We cannot expect Black women and girls to value themselves if we co-sign God’s name onto messages that suggest our bodies, and the celebration thereof, are demonic, that our sexuality is toxic, and that men have no responsibility to control their gazes or desires. With this in mind, it is imperative that we find ways to talk about women and girls’ bodies positively in the church, as divinely and wondrously made in God’s own image, as well as our histories. Not doing so helps maintain intersecting cultures of violence. To be clear, sexual assault is a much bigger problem than sexual arousal. 60% of our Black girls report experiencing sexual assault before reaching their 18th birthday (Black Women’s Blueprint). Some of these violences happen in the church and/or by church members. Failing to center sexism and classism (along with racism), recover women and girls’ histories of agency and violence, and their right to be autonomous consenting choosing bodies, enables such cultures of violence to thrive.
In “No More Sheets 2,” Bynum centers the male gaze when she blames women and girls for men that ‘fail their wives.’ But also, she ignores the church’s history of sexual abuse, and particularly where grown men are the aggressors against pubescent and teen girls. Ideally, the church should be a place of sanctuary. However, this cannot happen as long as the Black preaching tradition ties the Sacred to misogynoir, or as long as our talk about bodies privileges the heteropatriarchal male perspective. We need to collectively resist. But in the meantime Black women must do the hard work of shielding our girls. And this is no easy task. As “woke” as I think I am, I still have to fight to keep myself from internalizing messages that Black women’s bodies are locations of inherent lubricity. Truth is, like many of us, I was twelve years old the first time a random man propositioned me on the street. We need language and rituals to combat this. But if we continue teaching girls (and women) that they cause lust simply by inhaling and exhaling, then we are affirming not only that men are not responsible for their own self-control, but the act of violence itself. Moreover, what kind of message does this send about consent?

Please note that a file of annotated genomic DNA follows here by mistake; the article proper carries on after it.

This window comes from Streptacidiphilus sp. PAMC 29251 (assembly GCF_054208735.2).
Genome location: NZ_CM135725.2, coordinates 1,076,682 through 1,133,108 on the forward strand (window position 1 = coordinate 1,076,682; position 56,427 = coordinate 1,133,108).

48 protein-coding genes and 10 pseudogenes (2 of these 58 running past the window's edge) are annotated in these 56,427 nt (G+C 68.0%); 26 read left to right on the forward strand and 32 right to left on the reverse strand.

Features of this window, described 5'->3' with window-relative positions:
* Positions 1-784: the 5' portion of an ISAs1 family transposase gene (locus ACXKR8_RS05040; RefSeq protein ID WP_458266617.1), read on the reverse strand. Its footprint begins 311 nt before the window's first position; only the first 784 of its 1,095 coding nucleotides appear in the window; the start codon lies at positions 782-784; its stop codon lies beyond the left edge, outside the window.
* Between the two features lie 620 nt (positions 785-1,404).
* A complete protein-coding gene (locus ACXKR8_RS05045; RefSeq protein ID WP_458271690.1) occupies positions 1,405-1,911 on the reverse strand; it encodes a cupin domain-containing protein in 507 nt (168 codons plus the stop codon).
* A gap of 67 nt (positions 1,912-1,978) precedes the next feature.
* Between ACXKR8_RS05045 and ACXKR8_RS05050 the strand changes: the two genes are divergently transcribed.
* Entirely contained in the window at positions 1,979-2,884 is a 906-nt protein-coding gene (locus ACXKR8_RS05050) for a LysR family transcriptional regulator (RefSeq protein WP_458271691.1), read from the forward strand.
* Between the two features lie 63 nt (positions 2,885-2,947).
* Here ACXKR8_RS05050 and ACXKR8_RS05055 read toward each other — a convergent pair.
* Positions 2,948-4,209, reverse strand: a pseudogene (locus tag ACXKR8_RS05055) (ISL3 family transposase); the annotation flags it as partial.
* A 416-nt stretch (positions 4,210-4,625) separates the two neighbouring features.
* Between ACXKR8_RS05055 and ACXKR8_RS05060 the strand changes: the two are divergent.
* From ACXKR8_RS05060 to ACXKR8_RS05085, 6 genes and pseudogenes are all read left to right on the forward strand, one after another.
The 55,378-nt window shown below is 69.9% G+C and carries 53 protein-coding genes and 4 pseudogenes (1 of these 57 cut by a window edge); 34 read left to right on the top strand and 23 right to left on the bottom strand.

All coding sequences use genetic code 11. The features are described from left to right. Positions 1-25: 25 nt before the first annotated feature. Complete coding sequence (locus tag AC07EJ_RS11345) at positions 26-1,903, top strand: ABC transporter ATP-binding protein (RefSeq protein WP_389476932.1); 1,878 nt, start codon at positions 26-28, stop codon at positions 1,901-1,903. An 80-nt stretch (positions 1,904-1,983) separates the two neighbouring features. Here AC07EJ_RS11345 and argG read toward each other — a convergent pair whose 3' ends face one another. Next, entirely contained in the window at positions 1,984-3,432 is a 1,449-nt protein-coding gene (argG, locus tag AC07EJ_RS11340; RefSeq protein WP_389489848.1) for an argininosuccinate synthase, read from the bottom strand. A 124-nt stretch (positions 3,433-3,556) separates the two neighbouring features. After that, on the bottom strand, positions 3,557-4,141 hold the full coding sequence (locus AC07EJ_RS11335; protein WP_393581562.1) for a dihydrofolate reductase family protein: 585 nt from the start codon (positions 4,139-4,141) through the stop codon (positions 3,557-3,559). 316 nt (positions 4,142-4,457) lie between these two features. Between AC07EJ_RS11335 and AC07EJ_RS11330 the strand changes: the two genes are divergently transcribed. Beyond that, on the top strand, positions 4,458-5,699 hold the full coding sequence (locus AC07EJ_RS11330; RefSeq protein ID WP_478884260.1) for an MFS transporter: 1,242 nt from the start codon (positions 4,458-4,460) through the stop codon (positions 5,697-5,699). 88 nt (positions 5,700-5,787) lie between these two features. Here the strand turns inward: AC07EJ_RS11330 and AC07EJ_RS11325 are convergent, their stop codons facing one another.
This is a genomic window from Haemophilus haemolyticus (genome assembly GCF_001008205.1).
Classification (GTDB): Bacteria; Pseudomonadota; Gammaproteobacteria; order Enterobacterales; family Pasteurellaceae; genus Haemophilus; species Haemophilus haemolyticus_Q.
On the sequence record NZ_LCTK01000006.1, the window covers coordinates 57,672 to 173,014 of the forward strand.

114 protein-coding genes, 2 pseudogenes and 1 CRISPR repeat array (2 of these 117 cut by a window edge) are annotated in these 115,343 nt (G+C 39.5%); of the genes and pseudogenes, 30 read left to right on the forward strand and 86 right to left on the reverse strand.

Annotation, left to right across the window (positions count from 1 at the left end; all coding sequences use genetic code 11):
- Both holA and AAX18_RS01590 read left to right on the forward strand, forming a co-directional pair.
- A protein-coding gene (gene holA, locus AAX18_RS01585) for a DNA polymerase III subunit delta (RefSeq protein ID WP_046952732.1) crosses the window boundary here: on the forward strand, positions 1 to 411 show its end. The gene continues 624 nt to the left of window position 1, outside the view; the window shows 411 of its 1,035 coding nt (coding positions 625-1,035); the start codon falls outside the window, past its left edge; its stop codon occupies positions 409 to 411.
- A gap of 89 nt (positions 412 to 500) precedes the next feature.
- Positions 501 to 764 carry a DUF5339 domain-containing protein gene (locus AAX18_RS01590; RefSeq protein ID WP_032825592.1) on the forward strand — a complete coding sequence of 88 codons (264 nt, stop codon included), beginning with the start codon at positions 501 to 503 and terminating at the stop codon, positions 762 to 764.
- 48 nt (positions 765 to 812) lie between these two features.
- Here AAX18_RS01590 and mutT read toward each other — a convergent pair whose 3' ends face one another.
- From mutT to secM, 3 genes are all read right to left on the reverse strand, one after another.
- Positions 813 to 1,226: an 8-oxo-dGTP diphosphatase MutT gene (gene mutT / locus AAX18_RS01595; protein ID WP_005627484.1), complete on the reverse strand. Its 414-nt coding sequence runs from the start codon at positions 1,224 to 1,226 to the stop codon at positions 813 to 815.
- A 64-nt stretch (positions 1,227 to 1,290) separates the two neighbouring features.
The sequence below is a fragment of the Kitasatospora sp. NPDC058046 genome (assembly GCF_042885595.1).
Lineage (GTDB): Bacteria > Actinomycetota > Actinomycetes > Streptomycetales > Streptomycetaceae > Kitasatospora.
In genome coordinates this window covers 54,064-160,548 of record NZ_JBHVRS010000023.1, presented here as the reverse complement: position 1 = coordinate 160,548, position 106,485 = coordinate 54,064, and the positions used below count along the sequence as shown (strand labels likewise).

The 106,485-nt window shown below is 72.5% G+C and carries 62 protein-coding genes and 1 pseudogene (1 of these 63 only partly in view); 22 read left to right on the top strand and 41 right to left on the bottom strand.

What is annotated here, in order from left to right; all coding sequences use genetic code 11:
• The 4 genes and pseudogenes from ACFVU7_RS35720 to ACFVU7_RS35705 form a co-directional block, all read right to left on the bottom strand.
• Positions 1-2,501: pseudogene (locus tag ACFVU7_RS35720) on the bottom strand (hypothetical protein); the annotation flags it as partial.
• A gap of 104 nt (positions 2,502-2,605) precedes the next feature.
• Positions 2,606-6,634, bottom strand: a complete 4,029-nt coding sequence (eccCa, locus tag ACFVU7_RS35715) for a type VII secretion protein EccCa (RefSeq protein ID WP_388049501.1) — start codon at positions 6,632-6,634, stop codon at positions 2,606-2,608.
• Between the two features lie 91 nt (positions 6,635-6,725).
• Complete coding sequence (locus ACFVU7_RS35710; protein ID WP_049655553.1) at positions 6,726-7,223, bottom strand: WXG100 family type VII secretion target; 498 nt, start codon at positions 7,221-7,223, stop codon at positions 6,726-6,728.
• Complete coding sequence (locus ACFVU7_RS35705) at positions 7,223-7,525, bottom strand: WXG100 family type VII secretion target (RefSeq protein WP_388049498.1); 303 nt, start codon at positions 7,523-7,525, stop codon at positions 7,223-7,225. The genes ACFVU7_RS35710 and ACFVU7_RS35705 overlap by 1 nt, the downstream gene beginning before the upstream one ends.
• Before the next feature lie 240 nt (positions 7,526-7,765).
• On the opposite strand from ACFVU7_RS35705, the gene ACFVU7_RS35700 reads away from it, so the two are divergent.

Empowering conversations in the church about sex, consent, pleasure, resistance, rape, desire, etc., which imagines the body — all bodies — as sacred rather than a source of unholy contempt, and sex as human rather than a gender specific samurai sword, allows us to consider the uplifting of women and girls as a moral issue. I certainly do and teach from that perspective. And I believe Jesus supports that. The church should never be a place where Black women experience misogynoir, particularly when you consider the struggle it would be simply to pay the light bill if Black women withdrew their financial support and left their churches en masse. But it shouldn’t be this sort of place just because. Who wants to worship a God that tells you—and only you—that your temple is toxic? Perhaps we should consider that many young women have already left the building because the churches they attended failed to make them feel as though God is with them, or that God cares and sees them. Let’s just say there are spiritual consequences for all of this.
Minister Kimberly Peeler-Ringer is a former television news producer with graduate degrees in biblical and religious studies from the Morehouse School of Religion at the Interdenominational Theological Center in Atlanta, Georgia and Vanderbilt University. She is the founder and creator of www.thechurchedfeminist.com, and has been selected as one of the contributors to the upcoming King Bey Bible anthology. She is also a Christian Education consultant who specializes in developing curriculum that privileges the African-American woman’s experience, and identifies as a Black feminist follower of The Way. “If a woman could carry the Word of God in her womb, she can surely carry it in her mouth.” You can follow her on Twitter @churchedfem.